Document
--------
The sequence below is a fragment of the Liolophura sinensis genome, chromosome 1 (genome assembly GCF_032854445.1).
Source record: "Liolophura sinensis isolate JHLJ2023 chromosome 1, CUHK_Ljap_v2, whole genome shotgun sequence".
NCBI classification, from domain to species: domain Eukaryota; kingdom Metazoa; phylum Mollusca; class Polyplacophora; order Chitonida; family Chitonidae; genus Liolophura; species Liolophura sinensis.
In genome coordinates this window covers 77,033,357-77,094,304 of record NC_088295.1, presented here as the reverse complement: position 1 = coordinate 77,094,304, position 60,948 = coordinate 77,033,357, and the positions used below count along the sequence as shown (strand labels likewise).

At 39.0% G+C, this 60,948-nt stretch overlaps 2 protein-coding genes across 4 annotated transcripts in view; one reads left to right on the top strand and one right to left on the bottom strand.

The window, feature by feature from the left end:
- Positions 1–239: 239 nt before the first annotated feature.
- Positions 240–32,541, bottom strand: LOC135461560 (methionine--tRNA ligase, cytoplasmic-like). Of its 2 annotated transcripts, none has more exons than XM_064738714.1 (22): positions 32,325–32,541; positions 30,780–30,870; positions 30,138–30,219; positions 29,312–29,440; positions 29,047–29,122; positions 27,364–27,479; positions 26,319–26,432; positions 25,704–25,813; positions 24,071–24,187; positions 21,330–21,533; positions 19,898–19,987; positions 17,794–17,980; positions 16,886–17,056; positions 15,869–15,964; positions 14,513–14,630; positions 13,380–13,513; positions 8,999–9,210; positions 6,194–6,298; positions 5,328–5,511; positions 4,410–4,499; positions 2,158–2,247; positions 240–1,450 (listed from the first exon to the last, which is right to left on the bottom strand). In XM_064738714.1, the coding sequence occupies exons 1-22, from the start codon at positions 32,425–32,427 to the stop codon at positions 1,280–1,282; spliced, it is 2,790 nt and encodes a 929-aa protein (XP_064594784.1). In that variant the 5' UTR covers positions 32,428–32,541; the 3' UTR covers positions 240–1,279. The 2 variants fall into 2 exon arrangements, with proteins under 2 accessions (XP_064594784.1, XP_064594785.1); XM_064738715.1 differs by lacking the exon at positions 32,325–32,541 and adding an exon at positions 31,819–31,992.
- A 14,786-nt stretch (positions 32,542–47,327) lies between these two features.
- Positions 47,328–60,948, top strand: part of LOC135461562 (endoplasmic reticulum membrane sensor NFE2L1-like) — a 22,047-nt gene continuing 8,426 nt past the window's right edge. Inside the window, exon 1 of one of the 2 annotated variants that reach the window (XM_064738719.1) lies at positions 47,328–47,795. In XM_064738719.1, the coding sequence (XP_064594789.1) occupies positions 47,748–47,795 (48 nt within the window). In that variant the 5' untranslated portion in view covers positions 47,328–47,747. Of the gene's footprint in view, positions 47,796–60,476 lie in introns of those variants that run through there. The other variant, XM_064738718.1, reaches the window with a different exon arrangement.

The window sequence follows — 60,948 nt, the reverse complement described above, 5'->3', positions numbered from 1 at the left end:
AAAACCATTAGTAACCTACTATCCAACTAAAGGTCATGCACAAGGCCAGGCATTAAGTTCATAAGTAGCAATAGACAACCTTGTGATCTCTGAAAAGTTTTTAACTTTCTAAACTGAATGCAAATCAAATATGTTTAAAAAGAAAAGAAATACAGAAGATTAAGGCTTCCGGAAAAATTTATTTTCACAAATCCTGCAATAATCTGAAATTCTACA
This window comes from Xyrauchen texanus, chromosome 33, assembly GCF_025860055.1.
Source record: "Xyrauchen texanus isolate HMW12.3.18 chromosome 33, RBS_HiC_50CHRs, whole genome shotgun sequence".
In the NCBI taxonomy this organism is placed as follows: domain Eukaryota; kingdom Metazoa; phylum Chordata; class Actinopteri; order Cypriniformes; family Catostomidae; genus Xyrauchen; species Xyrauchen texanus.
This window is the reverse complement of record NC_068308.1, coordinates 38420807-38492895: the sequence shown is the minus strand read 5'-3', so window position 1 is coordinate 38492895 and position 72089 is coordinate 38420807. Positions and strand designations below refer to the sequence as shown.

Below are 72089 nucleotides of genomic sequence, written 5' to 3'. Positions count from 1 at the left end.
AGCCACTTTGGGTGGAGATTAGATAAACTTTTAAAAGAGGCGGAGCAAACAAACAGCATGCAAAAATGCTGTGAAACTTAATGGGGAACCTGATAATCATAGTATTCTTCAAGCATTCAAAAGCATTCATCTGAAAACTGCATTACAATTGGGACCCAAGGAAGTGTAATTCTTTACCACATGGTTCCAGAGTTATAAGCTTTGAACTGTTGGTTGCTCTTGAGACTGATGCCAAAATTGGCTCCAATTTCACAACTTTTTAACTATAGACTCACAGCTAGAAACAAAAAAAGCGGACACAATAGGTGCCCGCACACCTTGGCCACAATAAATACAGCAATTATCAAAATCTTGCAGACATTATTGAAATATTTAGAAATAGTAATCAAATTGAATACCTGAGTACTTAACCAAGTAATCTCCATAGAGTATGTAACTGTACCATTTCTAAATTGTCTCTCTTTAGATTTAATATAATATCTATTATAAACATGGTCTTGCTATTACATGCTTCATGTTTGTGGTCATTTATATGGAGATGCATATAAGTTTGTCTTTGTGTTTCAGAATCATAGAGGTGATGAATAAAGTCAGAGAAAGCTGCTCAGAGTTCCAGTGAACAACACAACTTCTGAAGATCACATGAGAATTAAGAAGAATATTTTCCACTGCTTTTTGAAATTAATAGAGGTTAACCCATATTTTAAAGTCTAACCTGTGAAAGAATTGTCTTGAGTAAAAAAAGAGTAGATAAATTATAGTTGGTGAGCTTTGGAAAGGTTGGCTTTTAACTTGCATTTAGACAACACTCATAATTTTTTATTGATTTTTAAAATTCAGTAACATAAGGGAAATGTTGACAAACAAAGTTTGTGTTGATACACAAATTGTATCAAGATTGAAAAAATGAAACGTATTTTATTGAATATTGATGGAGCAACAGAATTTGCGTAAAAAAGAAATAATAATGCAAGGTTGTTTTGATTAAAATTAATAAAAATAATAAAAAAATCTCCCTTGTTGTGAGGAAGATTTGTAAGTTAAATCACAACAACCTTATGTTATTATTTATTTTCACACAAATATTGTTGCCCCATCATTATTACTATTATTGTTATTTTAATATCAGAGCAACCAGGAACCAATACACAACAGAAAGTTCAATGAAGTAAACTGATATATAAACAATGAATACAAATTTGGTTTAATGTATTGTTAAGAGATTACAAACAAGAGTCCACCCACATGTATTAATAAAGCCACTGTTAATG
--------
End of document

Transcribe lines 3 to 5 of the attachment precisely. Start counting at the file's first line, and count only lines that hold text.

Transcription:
NCBI classification, from domain to species: domain Eukaryota; kingdom Metazoa; phylum Mollusca; class Polyplacophora; order Chitonida; family Chitonidae; genus Liolophura; species Liolophura sinensis.
In genome coordinates this window covers 77,033,357-77,094,304 of record NC_088295.1, presented here as the reverse complement: position 1 = coordinate 77,094,304, position 60,948 = coordinate 77,033,357, and the positions used below count along the sequence as shown (strand labels likewise).

At 39.0% G+C, this 60,948-nt stretch overlaps 2 protein-coding genes across 4 annotated transcripts in view; one reads left to right on the top strand and one right to left on the bottom strand.